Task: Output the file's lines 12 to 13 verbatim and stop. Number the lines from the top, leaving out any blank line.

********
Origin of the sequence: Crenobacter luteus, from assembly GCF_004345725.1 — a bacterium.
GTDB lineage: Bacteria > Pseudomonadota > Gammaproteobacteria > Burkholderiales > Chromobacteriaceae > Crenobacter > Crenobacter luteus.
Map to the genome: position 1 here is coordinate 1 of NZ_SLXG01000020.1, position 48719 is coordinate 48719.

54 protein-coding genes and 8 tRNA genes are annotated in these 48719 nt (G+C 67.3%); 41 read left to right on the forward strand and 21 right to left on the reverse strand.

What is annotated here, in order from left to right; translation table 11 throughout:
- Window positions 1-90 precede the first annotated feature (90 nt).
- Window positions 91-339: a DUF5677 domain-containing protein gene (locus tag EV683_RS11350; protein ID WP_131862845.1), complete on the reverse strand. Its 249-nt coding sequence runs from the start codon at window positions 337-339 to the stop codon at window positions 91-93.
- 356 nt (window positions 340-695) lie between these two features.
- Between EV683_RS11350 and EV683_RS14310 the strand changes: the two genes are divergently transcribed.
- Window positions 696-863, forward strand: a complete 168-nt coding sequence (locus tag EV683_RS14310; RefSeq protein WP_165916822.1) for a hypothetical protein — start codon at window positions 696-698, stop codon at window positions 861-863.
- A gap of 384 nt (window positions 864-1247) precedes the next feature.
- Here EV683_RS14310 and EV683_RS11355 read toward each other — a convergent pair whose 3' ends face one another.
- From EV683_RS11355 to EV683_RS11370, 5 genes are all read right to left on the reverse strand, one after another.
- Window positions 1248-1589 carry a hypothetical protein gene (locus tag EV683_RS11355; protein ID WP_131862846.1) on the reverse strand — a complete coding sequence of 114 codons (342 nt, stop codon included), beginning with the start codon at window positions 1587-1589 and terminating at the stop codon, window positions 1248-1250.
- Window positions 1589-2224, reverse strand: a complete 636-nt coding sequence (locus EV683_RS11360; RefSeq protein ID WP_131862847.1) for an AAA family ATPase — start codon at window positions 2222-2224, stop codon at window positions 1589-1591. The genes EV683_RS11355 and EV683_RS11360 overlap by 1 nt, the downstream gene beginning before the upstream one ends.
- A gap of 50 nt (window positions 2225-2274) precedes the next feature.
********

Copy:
- Here EV683_RS14310 and EV683_RS11355 read toward each other — a convergent pair whose 3' ends face one another.
- From EV683_RS11355 to EV683_RS11370, 5 genes are all read right to left on the reverse strand, one after another.